Performing troubled debt restructures of $6.5 million were level with linked-quarter. For the quarter, the company recorded net loan charge-offs of $1.2 million. Gross charge-offs for the quarter were $1.9 million, down from $3.2 million in the third quarter of the year. For all of 2019, net charge-offs were $5.9 million or a nominal 7 basis points, while gross and net charge-offs were up from 2018, we still consider charge-offs at this level to be low when compared to historic norms and note that charge-off recoveries were abnormally high in 2018.

Further, we have not observed any meaningful pattern of correlation in charge-offs taken during the past two years. After a fourth quarter provision of $4 million and net charge-offs of $1.2 million, the allowance for loan and lease losses for the company totals $101 million and is 1.08% of total loans, compared to 1.11% for both the linked-quarter and December 31, 2018. The fourth quarter decrease in this metric reflects the AltaPacific acquisition and good organic loan growth. If the AltaPacific loans are excluded from the ALLL calculation, the ALLL to legacy Banner loans is 1.10%. Coverage of non-performing assets is 254% lower than in past quarters, because of the addition to non-performing loans. The $2 million increase in our fourth quarter provision is tied both to the change in non-performing loans and loan growth. The net accounting mark against acquired loans is $25 million, which provides an additional level of protection against loan losses.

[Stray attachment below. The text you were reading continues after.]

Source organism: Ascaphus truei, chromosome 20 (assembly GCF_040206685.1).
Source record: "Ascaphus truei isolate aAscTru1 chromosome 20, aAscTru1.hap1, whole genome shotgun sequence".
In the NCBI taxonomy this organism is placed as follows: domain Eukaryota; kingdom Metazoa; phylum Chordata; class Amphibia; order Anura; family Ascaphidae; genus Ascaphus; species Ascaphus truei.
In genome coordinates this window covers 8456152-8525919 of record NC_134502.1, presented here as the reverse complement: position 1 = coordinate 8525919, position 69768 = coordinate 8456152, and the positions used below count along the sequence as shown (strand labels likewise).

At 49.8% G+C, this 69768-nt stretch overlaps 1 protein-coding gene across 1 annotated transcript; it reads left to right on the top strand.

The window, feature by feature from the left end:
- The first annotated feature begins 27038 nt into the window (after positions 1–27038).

It's worth noting that the company's preparation and modeling for the transition to CECL are complete. As noted in our press release, based on our portfolio as December 31, the combined allowance for credit losses on loans and unfunded commitments under CECL would increase between 10% and 20% over our existing combined reserves for loans and unfunded commitments.

Fourth quarter held for investment loan growth includes AltaPacific loans of $332 million. Without adjusting for the acquisition, Banner's portfolio grew by $470 million. After adjusting for the purchase, organic growth in the fourth quarter was $138 million or 6% on an annualized basis. After making the same adjustment for the full year, loans grew by $288 million or 3.3%. For all of 2019 growth in the historic Banner portfolio was most concentrate -- concentrated in the C&I portfolio that increased by 13% spread across our footprint.